Petteri's Pontifications
My musings about photography, mostly.
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In A Jazz Club With No Flash

In A Jazz Club With No Flash

Many places are too dark for normal photography but won't allow using a flash... and flash pictures tend to look flat and boring anyway. Here are a few survival tips for such situations. You may not get sharp pictures, but you may come back with some that are much nicer and more interesting than you would've expected.

Available-light situational photography is extremely demanding, both on equipment and on the photographer's skills. It's too dark for the AF to lock on properly, the metering to work, and, most importantly, for shutter speeds short enough to freeze the action and permit easy hand-holding of the picture.

The bad news first: there's no way of getting sharp, clear pictures in a situation like this with a consumer or "prosumer" digicam. The lens isn't bright enough and the sensor isn't sensitive enough by a long shot. Even armed with the best DSLR with the brightest lens you can get (or a film SLR with the most sensitive film you can get), you would have your work cut out for you.

However, while you may not be able to get clear pictures, it doesn't mean you can't get good pictures. Raymond Ruan has some really fantastic shots of moving subjects in low light: the motion blur adds a lot to the subject, giving it motion, atmosphere, and rhythm. So, you can get beautiful, unique, and atmospheric pictures by turning a weakness into a virtue and incorporating the motion blur into your pictures.

(c) Raymond Ruan. Used with permission.

The technicalities

  1. Use Daylight white balance (Tungsten would give you more realistic whites, but it will make blue-channel noise a bad problem, and for this type of "atmospheric" shot, "incorrect" white balance can actually look quite pleasing), M mode, maximum aperture, preferably maximum wide (so you can use f/2.8), ISO400 or ISO800.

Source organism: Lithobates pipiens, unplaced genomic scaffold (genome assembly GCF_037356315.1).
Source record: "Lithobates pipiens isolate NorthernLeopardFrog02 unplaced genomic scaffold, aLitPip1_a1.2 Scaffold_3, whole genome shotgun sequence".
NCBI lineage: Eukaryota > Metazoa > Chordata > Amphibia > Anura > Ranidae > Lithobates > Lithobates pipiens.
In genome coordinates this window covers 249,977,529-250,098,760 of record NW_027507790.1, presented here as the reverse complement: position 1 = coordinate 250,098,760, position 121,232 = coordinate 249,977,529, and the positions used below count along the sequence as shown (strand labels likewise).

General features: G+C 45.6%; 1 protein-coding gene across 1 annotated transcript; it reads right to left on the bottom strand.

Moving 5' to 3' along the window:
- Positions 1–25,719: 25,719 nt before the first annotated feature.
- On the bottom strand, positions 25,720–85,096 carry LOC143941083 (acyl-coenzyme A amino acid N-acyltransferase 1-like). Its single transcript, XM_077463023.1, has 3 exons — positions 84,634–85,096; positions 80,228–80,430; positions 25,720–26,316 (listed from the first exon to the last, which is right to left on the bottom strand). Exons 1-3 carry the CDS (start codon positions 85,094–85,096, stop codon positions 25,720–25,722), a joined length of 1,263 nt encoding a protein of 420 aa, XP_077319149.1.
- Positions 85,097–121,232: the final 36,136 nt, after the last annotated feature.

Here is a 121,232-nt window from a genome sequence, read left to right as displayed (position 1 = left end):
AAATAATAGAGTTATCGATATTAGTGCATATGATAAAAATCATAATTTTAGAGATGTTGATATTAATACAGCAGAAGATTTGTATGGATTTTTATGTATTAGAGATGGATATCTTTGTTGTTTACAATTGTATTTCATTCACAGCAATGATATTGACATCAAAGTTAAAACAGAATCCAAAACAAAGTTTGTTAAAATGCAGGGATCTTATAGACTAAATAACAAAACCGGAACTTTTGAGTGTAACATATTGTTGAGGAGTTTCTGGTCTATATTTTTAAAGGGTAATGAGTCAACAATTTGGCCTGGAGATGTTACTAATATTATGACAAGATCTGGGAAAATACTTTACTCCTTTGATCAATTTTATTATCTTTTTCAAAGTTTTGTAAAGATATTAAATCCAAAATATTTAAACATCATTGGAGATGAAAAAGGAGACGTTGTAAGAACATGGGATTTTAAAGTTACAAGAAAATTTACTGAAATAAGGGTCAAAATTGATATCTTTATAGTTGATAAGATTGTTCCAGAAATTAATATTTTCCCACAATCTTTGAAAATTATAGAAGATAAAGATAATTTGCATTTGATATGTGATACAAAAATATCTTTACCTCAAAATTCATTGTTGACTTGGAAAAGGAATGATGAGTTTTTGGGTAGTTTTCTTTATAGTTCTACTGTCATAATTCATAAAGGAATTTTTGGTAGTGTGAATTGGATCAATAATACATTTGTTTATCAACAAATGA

2. Meter manually. Take some test shots where you progressively increase the shutter speed until you get reasonably well-exposed pictures. When you see what's in the picture but the highlights aren't clipped (pure white), except if there are actual lights or reflections of them off metal in the picture, you're OK. The automatic metering won't work because of the big contrasts -- get a light in your picture, and you'll underexpose badly.
  3. Use a support for the camera: a table, chair back, beer mug, wall, monopod, or tripod; anything really.
  4. Focus manually: pick a stationary item on stage, AF on it, then switch to MF mode. (The AF may not be able to lock on the moving musicians in the low light.)
  5. Go to continuous drive mode.
  6. Take extra care to hold the camera steady against your support, and squeeze off a series of 3-5 frames at a time. The ones in the middle of the series are much less likely to be motion-blurred due to camera shake caused by squeezing or releasing the shutter release.
  7. Take lots and lots of frames. Out of 200 frames, I'd expect maybe 20 to 30 to be technically OK, and maybe 5-10 to be worth bragging about.
  8. If you have enough memory and you have the 7Hi (I forgot and don't feel like checking back now), use RAW -- it'll give you more headroom for correcting the exposure and white balance afterwards. If you have the 7i, don't bother: you won't be able to use continuous-drive, which means that most of your shots will be blurred, and you won't get enough of them.
  9. Tone down the noise afterwards. There are several ways of reducing the chromatic component of the noise and making it more film-like. Use Vincent Bockaert's noise reduction technique (see the 123 of Digital Imaging eBook), smart blur the red and/or blue channels, go to Lab mode and smart blur the a and b channels, use NeatImage (very gently), etc.
  10. Don't forget to enjoy the music.